Written Paper

first British record of Actinidia faveolata C.Reid and E.M.Reid (Actinidiaceae family)  [2012]

Field, Michael Hugh

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Archaeological artefact-bearing Pleistocene fluvial sediments, which form part of the Cromer Forest-bed Formation, below the modern beach just south-east of Happisburgh, Norfolk, UK (Happisburgh Site 1), yielded a diverse plant macrofossil assemblage that included a seed fragment of Actinidia faveolata C.Reid and E.M.Reid – an extinct relative of the modern Kiwi fruit (Actinidia deliciosa (A.Chev.) C.F.Liang and A.R.Ferguson, Actinidiaceae family). This is the first record of this taxon in the British Isles. Previously, this extinct species has been found in Upper Oligocene sediments from West Siberia and from Miocene, Pliocene and Early Pleistocene sediments in Europe. The stratigraphical and palaeoenvironmental setting of this find is briefly considered followed by a detailed description of the fossil with a comparison of specimens from the type area. The archaeological and biostratigraphical implications of this record are also discussed.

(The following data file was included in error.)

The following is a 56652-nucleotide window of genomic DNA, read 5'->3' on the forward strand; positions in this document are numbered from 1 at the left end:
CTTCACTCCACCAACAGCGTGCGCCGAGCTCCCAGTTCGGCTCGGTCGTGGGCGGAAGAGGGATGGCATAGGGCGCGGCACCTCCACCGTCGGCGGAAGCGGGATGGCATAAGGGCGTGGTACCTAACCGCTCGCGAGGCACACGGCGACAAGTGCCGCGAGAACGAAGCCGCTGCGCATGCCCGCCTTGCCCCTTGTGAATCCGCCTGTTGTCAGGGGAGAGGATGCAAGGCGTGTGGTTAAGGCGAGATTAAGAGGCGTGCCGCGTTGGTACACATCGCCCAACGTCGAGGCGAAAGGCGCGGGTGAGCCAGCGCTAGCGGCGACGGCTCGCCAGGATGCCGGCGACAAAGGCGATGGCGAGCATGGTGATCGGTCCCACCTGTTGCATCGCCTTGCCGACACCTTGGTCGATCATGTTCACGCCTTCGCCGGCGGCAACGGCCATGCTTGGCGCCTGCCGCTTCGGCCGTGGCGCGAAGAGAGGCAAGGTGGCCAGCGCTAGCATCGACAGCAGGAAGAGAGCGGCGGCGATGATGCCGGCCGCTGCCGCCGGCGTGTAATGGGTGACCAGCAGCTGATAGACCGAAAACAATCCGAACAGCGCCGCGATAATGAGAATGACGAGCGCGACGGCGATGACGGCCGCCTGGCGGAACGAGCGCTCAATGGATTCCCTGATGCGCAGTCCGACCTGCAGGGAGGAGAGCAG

From the journal

Quaternary international

ISSN : 1040-6182